What means chemical skin peel for acne?
A chemical peel for acne is a treatment in which an acid solution is used to remove the damaged outer layers of the skin. In performing chemical peels, physicians apply alpha hydroxy acids (AHA), trichloroacetic acid (TCA), or phenol to the skin.
What they are?
Chemical skin peel for acne can be administered by doctors in up to 70% concentration/strength, or in up to 30% concentrations by aestheticians in spas and salons. Chemical peels are acids which are applied to the skin about once every two weeks. These acids chemically exfoliate the top layers of skin. This exfoliation signals the cells inside the skin to produce more rapidly, which can help hasten skin turnover and prevent pores from becoming clogged. At this time there is no evidence showing whether any one type of peel works better than another. From the date we currently have, they all appear to have similar efficacy. Chemical face peels are also sometimes used to help lessen the appearance of acne scars.
Do they work?
Studies show about 45-50% reduction in acne lesions after a series of 4-6 peels. Most study participants report a “fair” to “good” result. Results tend to last for 1-2 months, with acne beginning to reassert itself at this time.
Side effects of chemical peelsMost people experience a sun burnt look with obvious peeling of the skin in the days after their first peel. This redness and skin peeling tends to be less pronounced with each consecutive peel. Temporary darkening of the skin has been reported, and some people with darker skin have experienced skin lightening which can be permanent. Because people with darker skin and people who are prone to keloid scarring are more likely to experience side effects from chemical peels, it is vital that people with darker skin consult with an experienced dermatologist before embarking on chemical peels. A 2012 article published in the Journal of Cutaneous and Aesthetic Surgery sums it up: “Usually, complications are minor and more common in dark-skinned individuals. They are seen more in medium and deep depth peels.”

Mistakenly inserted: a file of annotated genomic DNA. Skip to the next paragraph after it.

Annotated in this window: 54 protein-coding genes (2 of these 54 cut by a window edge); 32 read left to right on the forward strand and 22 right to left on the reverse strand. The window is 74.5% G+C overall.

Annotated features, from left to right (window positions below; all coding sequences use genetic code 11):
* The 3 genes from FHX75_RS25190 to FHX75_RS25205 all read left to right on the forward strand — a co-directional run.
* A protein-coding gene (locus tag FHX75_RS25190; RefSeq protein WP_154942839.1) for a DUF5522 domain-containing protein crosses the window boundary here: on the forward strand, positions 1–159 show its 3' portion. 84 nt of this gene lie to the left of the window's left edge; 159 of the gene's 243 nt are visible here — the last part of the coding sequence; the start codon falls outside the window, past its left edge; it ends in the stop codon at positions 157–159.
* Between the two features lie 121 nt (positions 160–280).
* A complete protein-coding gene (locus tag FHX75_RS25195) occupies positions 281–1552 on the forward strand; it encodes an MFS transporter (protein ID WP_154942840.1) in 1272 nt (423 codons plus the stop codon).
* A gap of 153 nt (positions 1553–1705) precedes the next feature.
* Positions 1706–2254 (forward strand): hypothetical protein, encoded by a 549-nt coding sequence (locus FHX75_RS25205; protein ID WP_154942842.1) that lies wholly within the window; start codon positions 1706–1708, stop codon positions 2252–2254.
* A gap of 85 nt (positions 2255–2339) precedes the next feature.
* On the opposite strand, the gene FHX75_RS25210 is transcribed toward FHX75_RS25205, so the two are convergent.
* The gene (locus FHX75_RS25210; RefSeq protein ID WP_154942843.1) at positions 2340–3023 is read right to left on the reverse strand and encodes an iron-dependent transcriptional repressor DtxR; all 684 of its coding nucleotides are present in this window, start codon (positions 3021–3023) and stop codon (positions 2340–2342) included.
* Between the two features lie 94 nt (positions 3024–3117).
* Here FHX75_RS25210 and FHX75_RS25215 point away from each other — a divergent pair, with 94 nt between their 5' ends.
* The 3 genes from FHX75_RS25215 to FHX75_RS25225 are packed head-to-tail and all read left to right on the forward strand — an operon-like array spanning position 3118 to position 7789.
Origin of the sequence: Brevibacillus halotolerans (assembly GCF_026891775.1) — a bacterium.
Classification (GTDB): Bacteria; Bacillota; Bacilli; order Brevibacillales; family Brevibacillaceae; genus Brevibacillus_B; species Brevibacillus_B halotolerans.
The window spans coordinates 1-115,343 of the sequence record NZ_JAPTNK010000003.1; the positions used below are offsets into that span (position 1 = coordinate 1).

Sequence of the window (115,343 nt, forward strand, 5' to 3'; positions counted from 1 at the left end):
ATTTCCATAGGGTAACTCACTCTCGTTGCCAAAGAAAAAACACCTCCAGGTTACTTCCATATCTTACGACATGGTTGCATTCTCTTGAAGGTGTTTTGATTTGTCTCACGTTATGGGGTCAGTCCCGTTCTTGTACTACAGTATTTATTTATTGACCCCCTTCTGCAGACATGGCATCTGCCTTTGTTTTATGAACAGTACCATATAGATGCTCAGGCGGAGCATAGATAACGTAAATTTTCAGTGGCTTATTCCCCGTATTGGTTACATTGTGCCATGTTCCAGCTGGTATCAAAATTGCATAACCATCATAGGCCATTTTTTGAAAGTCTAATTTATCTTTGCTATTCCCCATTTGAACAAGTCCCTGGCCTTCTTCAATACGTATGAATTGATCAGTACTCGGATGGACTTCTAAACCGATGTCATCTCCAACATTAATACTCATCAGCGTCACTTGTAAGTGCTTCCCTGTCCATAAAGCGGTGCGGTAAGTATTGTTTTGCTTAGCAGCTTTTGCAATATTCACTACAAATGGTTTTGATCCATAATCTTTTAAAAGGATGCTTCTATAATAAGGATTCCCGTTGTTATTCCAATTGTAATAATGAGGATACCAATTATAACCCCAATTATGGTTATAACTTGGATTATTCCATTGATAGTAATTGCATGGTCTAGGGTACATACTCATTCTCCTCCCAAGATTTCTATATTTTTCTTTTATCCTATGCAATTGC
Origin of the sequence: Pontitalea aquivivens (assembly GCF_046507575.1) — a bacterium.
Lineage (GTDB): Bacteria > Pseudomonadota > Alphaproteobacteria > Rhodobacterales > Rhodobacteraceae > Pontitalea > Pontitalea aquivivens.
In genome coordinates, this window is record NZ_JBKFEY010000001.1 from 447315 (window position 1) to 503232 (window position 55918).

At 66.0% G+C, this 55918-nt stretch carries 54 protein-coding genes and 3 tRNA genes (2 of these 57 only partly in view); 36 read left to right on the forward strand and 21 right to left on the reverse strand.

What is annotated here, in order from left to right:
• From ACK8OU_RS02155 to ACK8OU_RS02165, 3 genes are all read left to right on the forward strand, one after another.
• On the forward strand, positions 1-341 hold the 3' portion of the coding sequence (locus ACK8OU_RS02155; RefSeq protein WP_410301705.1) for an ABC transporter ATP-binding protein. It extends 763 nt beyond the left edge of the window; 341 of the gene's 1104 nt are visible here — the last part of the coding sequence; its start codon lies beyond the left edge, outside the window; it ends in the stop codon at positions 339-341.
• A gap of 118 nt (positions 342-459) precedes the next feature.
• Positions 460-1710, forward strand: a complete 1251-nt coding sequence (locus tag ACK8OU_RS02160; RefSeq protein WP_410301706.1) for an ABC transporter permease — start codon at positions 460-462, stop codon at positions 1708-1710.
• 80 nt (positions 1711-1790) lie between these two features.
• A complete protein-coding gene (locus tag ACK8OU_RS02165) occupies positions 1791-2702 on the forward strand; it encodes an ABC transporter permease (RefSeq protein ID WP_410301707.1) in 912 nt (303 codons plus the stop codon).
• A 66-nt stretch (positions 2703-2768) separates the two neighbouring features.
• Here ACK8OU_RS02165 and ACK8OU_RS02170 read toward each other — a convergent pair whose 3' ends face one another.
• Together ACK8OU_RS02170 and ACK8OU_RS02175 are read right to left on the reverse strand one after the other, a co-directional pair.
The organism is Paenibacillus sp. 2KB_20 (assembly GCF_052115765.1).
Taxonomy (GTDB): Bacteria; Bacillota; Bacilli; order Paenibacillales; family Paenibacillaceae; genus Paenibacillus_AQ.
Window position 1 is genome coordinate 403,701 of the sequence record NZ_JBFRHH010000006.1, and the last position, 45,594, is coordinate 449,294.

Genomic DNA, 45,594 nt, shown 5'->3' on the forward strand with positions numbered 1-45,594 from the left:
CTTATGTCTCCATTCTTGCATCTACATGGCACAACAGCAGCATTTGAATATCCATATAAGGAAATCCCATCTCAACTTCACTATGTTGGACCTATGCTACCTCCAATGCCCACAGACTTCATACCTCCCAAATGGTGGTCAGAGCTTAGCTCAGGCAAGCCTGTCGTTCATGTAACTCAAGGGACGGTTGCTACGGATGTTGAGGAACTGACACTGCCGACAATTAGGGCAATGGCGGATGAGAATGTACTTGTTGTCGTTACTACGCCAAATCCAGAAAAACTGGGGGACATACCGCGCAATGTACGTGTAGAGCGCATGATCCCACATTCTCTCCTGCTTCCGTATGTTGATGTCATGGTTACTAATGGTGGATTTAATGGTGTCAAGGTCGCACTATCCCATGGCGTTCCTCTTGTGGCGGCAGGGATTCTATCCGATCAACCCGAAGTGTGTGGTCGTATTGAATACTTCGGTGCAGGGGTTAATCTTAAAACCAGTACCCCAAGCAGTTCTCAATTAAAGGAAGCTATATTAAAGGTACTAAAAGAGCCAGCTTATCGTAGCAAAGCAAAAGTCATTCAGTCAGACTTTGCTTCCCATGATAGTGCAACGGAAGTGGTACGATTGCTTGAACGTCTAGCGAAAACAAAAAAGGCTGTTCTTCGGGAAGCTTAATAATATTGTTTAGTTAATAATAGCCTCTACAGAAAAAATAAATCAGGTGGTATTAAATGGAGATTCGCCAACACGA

Because a chemical peel reduces the protective layer of the skin, your skin will be much more sensitive to sunlight and UV rays. It is extremely important to keep your skin out of the sun after a peel and to use an adequate SPF.
Best Chemical Peel?
Generally, fair-skinned and light-haired patients are better candidates for chemical peel treatments. If you have darker skin, you may also have good results, depending upon the type of problem being treated. But you also may be more likely to have an uneven skin tone after the procedure.
Skin sags, bulges, and more severe wrinkles do not respond well to chemical peel. They may need other kinds of cosmetic surgical procedures, such as laser resurfacing, a facelift, brow lift, eyelid lift, or soft tissue filler (collagen or fat). A dermatologic surgeon can help determine the most appropriate type of treatment for you.
Most chemical peels appear to help clear most types of acne. However, the dermatological community’s consensus is that other medications and treatments must be used in conjunction with peels to achieve a satisfactory level of clearance.